2-28 monism
monism <ul><li>there is only one kind of thing </li></ul><ul><li>generally divided into three basic kinds </li></ul><ul><u...
idealism <ul><li>holds that everything is mental; only minds and objects of the mind exist or everything is composed of me...
neutral monism <ul><li>says there is something that underlies both the mental and the material, and both are merely expres...
materialism <ul><li>simple definition is the idea that matter and the laws of physics make up and govern the whole world <...
reductionism <ul><li>holds that mental events have a one-to-one correspondence with brain events; mental events bear the s...
materialist arguments against <ul><li>multiple realizability </li></ul><ul><ul><li>this is the argument put forward by fun...
type vs. token identity
eliminativism <ul><li>like reductionism holds that the material world is all that exists.  unlike reductionism does not at...
arguments against <ul><li>“mental talk” is helpful and divides the world at the appropriate joints </li></ul><ul><li>elimi...
why materialism <ul><li>lesion studies </li></ul><ul><ul><li>injuries to the brain in general seem to result in alteration...
arguments against <ul><li>phenomenal experience </li></ul><ul><ul><li>there seems to be something that is not captured by ...
Upcoming SlideShare
Loading in …5
×

2-28

617 views

Published on

Published in: Health & Medicine, Technology
0 Comments
1 Like
Statistics
Notes
  • Be the first to comment

No Downloads
Views
Total views
617
On SlideShare
0
From Embeds
0
Number of Embeds
48
Actions
Shares
0
Downloads
7
Comments
0
Likes
1
Embeds 0
No embeds

No notes for slide

2-28

  1. 1. 2-28 monism
  2. 2. monism <ul><li>there is only one kind of thing </li></ul><ul><li>generally divided into three basic kinds </li></ul><ul><ul><li>idealism </li></ul></ul><ul><ul><li>neutral monism </li></ul></ul><ul><ul><li>materialism </li></ul></ul>
  3. 3. idealism <ul><li>holds that everything is mental; only minds and objects of the mind exist or everything is composed of mental realities </li></ul><ul><li>plato was a type of idealist in that he believed that everything that was Real was an Idea. everything else is a mere reflection, appearance, or distortion </li></ul><ul><li>berkely was an empirical idealist. he believed that everything was composed of the mental, but the only way we could know such things was to have some experience of them. for him things only existed if they had some possibility of being experienced </li></ul>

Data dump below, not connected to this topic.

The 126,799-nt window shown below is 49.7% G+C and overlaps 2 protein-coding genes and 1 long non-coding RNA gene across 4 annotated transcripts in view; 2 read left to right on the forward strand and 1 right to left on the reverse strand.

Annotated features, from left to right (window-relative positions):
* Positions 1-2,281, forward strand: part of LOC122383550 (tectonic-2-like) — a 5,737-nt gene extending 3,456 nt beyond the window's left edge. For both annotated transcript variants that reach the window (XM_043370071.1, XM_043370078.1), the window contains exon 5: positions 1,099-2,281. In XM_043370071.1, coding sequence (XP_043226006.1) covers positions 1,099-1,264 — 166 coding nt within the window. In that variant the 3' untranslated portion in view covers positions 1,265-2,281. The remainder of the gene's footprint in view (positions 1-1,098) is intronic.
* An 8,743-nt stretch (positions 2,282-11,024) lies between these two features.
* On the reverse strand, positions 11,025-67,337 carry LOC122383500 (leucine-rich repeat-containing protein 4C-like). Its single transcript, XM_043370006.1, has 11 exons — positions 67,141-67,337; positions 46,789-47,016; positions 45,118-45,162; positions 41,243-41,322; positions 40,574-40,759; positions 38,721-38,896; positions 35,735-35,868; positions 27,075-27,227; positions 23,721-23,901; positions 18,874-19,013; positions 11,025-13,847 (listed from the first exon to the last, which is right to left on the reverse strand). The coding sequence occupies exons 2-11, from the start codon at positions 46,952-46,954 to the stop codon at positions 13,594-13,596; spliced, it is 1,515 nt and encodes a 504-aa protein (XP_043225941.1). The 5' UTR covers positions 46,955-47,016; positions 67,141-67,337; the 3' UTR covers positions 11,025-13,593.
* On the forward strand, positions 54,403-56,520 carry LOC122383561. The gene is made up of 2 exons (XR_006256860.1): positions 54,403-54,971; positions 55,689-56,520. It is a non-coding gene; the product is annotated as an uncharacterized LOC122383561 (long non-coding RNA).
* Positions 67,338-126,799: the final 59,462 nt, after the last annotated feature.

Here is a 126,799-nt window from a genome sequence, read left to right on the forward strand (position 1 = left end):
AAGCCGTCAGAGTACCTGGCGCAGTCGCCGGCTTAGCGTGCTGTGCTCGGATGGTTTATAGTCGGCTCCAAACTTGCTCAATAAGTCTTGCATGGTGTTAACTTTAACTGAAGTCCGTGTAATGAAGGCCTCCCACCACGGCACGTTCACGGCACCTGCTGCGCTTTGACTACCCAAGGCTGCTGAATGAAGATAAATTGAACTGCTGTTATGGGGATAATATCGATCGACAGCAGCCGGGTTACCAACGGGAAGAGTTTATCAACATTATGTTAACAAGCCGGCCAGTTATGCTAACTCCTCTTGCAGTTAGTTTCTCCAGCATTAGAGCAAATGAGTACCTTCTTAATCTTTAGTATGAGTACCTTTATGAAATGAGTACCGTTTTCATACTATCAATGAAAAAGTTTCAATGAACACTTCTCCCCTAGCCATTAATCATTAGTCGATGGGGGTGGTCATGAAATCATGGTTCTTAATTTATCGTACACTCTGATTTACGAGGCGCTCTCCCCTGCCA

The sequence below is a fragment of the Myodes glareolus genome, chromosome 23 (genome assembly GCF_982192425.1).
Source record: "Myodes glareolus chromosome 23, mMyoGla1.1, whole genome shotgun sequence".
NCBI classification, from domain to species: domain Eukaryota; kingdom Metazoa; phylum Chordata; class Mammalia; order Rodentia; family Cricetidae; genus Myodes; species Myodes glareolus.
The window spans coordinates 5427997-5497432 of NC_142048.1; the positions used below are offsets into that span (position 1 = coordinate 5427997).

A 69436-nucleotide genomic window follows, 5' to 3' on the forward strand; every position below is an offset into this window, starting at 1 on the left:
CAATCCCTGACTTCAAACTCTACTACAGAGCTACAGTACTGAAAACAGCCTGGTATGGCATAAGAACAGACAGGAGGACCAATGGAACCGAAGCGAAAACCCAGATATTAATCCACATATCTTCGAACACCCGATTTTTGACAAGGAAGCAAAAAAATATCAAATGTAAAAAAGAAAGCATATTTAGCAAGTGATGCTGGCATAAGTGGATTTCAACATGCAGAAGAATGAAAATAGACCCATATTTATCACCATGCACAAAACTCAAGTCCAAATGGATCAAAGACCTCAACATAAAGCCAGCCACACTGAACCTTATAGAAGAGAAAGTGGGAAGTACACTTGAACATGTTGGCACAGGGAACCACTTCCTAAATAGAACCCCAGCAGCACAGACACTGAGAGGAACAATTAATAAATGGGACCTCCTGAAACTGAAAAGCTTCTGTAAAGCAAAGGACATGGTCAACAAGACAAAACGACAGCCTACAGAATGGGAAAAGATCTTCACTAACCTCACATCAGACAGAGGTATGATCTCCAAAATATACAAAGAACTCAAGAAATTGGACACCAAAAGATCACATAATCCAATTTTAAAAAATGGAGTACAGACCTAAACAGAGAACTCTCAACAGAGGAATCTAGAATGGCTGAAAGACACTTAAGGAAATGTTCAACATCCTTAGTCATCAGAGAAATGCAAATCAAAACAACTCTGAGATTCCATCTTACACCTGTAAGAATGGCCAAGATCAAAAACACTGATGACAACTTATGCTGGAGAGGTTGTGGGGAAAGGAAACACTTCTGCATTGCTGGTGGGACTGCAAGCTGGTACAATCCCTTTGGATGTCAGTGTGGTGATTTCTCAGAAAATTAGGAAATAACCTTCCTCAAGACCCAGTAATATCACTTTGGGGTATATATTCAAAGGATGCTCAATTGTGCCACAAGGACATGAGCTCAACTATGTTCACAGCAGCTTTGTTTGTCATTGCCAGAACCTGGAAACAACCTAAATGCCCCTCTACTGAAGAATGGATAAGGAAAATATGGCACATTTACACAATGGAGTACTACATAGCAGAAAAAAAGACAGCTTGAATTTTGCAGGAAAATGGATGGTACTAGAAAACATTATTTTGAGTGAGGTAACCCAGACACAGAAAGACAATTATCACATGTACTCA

4. 4. neutral monism <ul><li>says there is something that underlies both the mental and the material, and both are merely expressions of this ultimate substance </li></ul><ul><li>most famous proponent was spinoza </li></ul><ul><li>extension and thought are just different ways of talking about this primal substance </li></ul>
  5. 5. materialism <ul><li>simple definition is the idea that matter and the laws of physics make up and govern the whole world </li></ul><ul><li>non-reductive materialism </li></ul><ul><ul><li>this can be the same as predicate dualism; whether you describe yourself as some sort of monistic materialist or weak dualist simply depends on where you put the emphasis </li></ul></ul><ul><li>reductionism </li></ul><ul><li>eliminativism </li></ul>
  6. 6. reductionism <ul><li>holds that mental events have a one-to-one correspondence with brain events; mental events bear the same relation to brain events as water does to H 2 O </li></ul><ul><li>the belief “i am holding this bottle of water” corresponds to some firing of neurons (or some activation of some neuronal net, or whatever) in my brain </li></ul>